The efficacy of single doses of albendazole in the treatment of intestinal helminths (Roundworms) in children at Muhimbili Medical Centre

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Date
1984
Journal Title
Journal ISSN
Volume Title
Publisher
University of Dar es Salaam
Abstract
The objective of this study was to evaluate the efficacy and tolerance of Albendazole administered as a single dose in the treatment of children with intestinal nematodes and cestodes. 56 children with intestinal helminthic infections, aged between 3 and 6 years were treated with 200 mg single doses of Albendazole suspension. Egg loads per gram of stool were calculated from the Kato/Kratz table, pre treatment, 2 weeks and 3 weeks after treatment. Urinalysis, alanine transaminase levels and haemogram were done to check for the safety of this new drug. The total efficacy was found to be 89.3% (50/56 children) with individual cure rates of 100% (12/12 children) for Necator americanus and 95.2 % (20/21 children) and 85.3% (29./34 children) for Ascaris lumbricoides and Trichuris trichiura respectively. The drug was well accepted by the children and no side effects were seen. Biochemically, there were no significant changes before and after treatment suggesting that Albendazole is a safe drug. The lower age and the not very heavy egg loads in this study group are important factors contributing to the higher cure rates when compared with similar studies. The orange flavour of Albendazole may explain the good acceptance of the drug by children. It is recommended that Albendazole should be used in Tanzania to treat infections with nematodes with the dosage of 200mg single dose in our paediatric age group and that further studies with Albendazole in children under 2 years is suggested as this partiuclar age group was not invovled in this study.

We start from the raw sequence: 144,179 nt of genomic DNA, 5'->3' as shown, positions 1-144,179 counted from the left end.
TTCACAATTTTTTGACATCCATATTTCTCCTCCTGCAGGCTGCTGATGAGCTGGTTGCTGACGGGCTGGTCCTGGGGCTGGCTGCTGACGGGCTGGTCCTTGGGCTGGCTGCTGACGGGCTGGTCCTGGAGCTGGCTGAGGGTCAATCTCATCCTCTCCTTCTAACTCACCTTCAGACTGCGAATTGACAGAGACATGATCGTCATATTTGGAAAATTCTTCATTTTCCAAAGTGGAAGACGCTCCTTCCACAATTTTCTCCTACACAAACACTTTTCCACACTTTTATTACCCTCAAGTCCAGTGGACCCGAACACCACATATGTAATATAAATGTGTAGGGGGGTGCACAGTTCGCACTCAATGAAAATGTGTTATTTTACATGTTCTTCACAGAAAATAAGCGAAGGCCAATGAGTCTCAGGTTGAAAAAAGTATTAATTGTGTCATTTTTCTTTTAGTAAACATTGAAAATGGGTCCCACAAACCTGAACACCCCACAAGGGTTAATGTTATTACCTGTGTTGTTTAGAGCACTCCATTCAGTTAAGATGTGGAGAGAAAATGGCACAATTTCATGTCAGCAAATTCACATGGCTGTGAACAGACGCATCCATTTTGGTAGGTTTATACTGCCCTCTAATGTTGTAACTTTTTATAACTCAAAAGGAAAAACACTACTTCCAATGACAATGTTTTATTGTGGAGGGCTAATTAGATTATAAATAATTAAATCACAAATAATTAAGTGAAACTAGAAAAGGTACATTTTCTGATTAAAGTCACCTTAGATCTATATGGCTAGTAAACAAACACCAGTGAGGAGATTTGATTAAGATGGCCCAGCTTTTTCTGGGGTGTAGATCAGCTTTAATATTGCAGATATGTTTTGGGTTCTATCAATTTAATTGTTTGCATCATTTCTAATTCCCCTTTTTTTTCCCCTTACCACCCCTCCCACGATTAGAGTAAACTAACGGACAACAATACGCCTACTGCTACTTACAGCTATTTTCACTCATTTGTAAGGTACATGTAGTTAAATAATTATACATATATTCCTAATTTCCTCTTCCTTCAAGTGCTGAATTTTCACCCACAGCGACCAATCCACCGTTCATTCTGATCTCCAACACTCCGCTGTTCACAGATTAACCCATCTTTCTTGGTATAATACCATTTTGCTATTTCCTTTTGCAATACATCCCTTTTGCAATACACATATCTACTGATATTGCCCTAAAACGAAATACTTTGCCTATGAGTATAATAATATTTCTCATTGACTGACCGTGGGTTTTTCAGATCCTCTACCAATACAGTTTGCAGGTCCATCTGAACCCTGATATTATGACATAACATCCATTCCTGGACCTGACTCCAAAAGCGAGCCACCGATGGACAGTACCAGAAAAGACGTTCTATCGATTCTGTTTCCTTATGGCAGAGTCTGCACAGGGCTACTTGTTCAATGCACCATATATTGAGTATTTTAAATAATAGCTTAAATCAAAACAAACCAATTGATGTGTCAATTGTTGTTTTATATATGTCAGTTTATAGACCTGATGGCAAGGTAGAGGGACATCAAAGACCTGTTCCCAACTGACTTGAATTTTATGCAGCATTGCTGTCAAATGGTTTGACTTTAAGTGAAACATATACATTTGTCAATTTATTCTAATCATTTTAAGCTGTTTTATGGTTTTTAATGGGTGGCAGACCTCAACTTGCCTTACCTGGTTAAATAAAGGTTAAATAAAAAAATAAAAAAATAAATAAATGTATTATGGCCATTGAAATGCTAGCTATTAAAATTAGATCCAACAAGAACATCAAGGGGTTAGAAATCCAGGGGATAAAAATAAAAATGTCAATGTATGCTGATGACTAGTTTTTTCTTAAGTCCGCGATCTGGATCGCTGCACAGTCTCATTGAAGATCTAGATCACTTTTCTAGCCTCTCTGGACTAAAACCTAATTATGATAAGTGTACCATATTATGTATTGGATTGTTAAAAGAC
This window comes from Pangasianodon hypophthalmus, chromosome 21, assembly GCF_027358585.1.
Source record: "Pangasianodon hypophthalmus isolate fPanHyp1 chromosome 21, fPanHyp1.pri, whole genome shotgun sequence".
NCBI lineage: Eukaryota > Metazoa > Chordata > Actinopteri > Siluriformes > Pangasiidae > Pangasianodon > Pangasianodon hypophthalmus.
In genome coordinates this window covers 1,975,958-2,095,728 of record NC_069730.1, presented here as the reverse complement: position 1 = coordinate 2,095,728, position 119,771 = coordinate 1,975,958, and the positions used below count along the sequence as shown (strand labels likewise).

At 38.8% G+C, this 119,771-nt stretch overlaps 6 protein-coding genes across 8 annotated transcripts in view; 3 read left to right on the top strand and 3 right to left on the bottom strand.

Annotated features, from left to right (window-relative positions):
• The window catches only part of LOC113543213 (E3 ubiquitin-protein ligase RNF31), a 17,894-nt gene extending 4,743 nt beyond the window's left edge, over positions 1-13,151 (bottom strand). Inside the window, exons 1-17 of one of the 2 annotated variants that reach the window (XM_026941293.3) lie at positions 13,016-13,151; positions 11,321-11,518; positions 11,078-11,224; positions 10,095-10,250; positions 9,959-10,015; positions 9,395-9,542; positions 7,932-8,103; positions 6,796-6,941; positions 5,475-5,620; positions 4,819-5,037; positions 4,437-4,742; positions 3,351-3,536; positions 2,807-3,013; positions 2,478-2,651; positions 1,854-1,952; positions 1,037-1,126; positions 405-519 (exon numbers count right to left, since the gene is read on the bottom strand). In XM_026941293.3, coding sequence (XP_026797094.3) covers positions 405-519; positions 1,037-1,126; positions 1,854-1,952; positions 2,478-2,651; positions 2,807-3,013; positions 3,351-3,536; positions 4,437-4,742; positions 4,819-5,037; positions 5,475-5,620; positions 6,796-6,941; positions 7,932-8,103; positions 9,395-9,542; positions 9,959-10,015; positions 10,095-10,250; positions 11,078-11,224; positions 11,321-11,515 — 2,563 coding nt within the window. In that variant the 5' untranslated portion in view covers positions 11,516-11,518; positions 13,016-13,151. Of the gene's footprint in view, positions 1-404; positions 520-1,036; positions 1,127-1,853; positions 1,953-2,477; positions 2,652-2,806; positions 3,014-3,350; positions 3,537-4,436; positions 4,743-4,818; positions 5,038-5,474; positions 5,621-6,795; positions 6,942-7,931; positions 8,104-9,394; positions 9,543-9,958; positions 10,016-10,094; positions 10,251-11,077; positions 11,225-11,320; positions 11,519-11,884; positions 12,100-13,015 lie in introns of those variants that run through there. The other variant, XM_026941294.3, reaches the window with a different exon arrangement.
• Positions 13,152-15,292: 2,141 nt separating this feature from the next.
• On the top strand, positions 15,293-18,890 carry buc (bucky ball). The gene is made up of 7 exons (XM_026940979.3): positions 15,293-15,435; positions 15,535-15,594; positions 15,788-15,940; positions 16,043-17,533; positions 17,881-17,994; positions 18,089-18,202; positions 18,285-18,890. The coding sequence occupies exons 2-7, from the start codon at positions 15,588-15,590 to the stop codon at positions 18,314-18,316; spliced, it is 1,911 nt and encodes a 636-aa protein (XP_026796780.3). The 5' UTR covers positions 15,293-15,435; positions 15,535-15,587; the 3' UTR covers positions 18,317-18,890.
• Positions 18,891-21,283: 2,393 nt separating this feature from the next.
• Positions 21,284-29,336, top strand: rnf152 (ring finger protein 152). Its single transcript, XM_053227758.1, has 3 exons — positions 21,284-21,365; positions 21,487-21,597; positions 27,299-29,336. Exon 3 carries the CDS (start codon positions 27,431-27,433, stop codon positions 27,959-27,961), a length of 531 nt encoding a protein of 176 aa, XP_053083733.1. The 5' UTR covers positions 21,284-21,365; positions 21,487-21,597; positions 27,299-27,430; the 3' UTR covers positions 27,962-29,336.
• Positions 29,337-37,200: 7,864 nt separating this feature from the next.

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Available in print form
Keywords
Worms, intestinal and parasitic, Children, Diseases, Helminths
Citation
Chambuso, S. A (1984) The efficacy of single doses of albendazole in the treatment of intestinal helminths (Roundworms) in children at Muhimbili Medical Centre, masters dissertation, University of Dar es Salaam. Available at (http://41.86.178.3/internetserver3.1.2/detail.aspx)